6. Go barefoot.

Kick off your shoes when you come home. “Most shoes increase forces on the knees more than going barefoot will,” says D. Casey Kerrigan, MD, professor and chair of physical medicine and rehabilitation at the University of Virginia. One caveat: Barefoot means barefoot. Avoid going in stocking feet, which may cause you to slip on slick floors.

7. Change your label.

“When people see the world through their arthritis, they tend to refer to themselves as arthritic,” says Phillips. “Instead, practice calling yourself a person who happens to have arthritis. Don’t let the condition define who you are.”

8. Be creative with exercise.

Don’t forgo exercise because it’s cold outside, your bike has a flat or the gym is closed. Take a fresh look at what constitutes exercise. Play fetch with the dog, pop in a fitness DVD, organize the kitchen cabinets or try the Wii Fit video game. These can be just as good for you as a walk around the block.

9. Snack every three hours.

If you haven’t eaten for three hours or more, your blood sugar drops. You need to snack – which is particularly important if arthritis is already sapping your energy. Steer clear of the empty calories of candy bars that that won’t fill you up. “Think high-fiber carbohydrates and lean protein like a whole grain cracker and peanut butter, or yogurt with walnuts,” says Brandeis. Replace sweet and salty snack foods with handfuls of healthier choices like fruits and nuts.

10. Take supplements.

Whole foods are the best ways to get vitamins and minerals, but for a bit of insurance, add a daily multivitamin and supplements to your diet, with your doctor’s approval, suggests Khaled J. Saleh, MD, associate professor of orthopaedic surgery at the University of Virginia Health System in Charlottesville, VA. Vitamins and minerals are essential to overall health and body function.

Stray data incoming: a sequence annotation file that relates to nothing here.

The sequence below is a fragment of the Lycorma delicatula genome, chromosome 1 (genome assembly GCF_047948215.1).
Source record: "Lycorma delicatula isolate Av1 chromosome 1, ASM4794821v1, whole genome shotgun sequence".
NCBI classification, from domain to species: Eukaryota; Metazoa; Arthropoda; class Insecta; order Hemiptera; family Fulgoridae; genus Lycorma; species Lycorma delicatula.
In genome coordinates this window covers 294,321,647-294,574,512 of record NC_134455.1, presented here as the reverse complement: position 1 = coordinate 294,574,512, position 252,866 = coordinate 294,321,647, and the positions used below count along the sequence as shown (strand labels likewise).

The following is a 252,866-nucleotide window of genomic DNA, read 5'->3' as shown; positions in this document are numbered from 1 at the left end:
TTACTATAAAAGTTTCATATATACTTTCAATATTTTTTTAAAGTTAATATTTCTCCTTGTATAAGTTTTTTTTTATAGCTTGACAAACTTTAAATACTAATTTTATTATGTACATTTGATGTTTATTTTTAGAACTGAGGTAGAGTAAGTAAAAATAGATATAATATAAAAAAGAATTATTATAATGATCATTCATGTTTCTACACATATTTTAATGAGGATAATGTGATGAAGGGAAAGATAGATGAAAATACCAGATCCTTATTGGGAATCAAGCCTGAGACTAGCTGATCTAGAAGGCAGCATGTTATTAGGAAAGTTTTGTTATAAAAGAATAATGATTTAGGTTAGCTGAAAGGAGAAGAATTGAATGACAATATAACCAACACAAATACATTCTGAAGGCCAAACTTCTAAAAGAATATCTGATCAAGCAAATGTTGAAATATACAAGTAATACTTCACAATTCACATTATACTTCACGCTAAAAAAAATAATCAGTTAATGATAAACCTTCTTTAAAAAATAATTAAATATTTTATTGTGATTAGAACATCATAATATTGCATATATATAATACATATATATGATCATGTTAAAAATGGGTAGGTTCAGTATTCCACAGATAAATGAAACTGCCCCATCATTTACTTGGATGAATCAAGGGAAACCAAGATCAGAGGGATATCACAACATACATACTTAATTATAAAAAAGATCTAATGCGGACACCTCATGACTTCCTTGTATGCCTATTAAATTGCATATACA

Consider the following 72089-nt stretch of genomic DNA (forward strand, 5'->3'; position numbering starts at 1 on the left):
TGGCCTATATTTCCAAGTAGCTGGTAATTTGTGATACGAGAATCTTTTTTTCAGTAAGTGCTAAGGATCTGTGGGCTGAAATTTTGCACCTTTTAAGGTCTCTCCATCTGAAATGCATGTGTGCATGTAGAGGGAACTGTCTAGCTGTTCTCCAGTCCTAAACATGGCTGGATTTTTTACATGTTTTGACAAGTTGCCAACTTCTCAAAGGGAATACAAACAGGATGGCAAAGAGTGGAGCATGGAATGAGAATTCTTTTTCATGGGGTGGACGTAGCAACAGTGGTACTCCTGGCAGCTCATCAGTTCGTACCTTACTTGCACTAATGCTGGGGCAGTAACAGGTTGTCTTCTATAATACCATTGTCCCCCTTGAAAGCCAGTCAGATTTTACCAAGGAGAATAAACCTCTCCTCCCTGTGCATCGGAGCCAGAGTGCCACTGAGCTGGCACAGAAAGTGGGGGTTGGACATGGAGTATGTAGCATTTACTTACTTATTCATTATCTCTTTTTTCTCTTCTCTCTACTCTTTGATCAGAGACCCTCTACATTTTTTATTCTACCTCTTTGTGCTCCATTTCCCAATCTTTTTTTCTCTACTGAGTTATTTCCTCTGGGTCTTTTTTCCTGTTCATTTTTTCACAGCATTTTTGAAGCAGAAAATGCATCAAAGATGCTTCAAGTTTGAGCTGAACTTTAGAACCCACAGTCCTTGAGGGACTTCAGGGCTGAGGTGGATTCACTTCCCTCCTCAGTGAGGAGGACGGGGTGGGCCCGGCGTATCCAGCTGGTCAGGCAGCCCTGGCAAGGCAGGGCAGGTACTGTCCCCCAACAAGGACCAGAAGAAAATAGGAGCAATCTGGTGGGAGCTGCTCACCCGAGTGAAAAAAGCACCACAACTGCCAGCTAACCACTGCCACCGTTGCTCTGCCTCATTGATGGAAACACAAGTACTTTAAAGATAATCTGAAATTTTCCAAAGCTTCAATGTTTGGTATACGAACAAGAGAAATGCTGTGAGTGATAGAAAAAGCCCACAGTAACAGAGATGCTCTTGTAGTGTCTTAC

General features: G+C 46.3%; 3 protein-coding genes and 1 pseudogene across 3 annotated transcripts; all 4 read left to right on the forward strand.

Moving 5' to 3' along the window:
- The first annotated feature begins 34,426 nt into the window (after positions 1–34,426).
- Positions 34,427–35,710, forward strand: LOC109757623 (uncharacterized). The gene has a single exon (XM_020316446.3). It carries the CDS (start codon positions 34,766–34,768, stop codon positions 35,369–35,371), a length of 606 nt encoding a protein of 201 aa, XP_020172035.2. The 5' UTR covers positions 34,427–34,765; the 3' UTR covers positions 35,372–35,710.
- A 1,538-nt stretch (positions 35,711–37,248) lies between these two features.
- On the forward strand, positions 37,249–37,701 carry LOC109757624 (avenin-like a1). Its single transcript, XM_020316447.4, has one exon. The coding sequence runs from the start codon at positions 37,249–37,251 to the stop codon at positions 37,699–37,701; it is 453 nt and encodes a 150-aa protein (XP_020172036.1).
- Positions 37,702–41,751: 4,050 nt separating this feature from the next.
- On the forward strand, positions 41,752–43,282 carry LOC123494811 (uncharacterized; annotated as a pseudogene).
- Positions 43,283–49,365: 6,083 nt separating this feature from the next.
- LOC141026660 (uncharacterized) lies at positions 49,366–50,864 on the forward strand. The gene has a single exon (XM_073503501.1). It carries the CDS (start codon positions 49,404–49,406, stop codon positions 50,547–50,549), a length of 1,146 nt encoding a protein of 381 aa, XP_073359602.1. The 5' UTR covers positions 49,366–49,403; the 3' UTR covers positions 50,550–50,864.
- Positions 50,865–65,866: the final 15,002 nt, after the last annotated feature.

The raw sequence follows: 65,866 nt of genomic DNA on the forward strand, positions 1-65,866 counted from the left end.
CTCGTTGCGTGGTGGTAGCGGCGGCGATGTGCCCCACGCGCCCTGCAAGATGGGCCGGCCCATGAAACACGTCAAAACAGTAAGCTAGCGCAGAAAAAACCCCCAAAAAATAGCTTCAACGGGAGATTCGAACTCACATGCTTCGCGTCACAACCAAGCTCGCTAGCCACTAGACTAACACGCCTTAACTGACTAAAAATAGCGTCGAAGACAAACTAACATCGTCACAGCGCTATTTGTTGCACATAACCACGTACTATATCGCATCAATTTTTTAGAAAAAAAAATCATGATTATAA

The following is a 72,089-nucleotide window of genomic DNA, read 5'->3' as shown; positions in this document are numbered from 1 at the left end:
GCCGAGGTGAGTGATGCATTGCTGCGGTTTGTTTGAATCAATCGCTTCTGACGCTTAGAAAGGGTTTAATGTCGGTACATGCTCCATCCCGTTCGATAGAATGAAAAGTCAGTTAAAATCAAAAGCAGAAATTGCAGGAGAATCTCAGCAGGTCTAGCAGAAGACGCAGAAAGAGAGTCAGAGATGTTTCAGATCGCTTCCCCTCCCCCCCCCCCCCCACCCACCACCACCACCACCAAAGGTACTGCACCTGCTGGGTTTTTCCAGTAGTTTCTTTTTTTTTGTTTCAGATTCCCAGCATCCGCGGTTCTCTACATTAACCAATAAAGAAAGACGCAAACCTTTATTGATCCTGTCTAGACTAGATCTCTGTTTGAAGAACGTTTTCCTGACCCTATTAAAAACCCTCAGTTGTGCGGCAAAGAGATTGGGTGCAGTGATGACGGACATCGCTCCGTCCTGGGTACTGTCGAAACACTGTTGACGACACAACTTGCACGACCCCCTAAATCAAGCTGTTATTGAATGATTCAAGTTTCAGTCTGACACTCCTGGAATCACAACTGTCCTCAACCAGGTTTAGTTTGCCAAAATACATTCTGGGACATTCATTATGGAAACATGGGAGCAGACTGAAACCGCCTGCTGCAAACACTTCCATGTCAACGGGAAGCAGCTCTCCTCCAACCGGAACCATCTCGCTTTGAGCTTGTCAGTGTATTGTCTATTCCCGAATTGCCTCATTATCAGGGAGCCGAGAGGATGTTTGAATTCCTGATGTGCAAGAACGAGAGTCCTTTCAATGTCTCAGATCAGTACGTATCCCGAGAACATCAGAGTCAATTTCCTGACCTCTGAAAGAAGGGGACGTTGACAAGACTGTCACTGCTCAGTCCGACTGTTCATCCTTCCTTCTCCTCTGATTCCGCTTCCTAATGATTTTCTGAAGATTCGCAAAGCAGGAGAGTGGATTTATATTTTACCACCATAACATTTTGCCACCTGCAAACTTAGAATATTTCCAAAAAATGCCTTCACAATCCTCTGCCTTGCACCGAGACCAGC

5 Habits to Drop

1. Eating over-processed foods.

Sugar and white flour – and the overabundance of them in processed foods – can lead to weight gain, which is hard on sore joints. Replace them with fruits, nuts and whole grains. A good rule of thumb, says Brandeis, is to indulge in foods with less than 10 grams of sugar and more than 3 grams of fiber per serving. You’ll feel full on less and prevent weight gain.

2. Dwelling on pain.

When you’re in pain, it’s easy to believe that the pain is permanent, that you can’t do anything and your life is forever changed. “Over time you develop expectations about how every situation will play out, and then you respond to those expectations rather than the real situation,” says David Castro-Blanco, PhD, assistant professor of psychology at Long Island University, Brooklyn, NY. “Break the pattern. Ask yourself, ‘Am I always in this much pain or just today? Can I walk on some days even if I can’t on others?’” Castro-Blanco suggests you keep track by writing down how you felt in a given situation and assigning a pain level number. This will help you see that some days are in fact better than others.

3. Wearing uncomfortable shoes.

Those stylish, toe-cramping slings may look fabulous with your outfit, but your joints will thank you once you make a switch. “Bad shoes are an under-appreciated contributor to joint pain,” says Dr. Kerrigan. Dr. Kerrigan’s recommendation: Keep heels to 1.5 inches or less. More height increases the torque, or twisting force, in the knee. Avoid shoes with excessive cushioning and arch support, which reduces the foot’s natural shock-absorbing contractions as it hits the ground.

4. Pushing yourself.

“One of the biggest problems people with arthritis have is that when they feel like doing something, they tend to do too much,” says Phillips. “But that wears a person down, causing more pain and fatigue.” Instead, pace yourself. If you know your day will be full of strenuous activities like errands, include several rest periods of 15 to 20 minutes or longer. Lie down, nap, watch TV or read.” The number of rest periods depends on how you feel. Pay close attention to physical cues such as increasing pain or flagging energy.

5. Going it alone.

Instead of muscling through arthritis pain on your own – or feeling angry that others don’t understand your condition – enlist their sympathy and support, says Phillips. “Family members and friends often don’t understand what you’re going through. Pain and fatigue aren’t visible. Encourage them to read about arthritis or ask them to go with you to a support group.”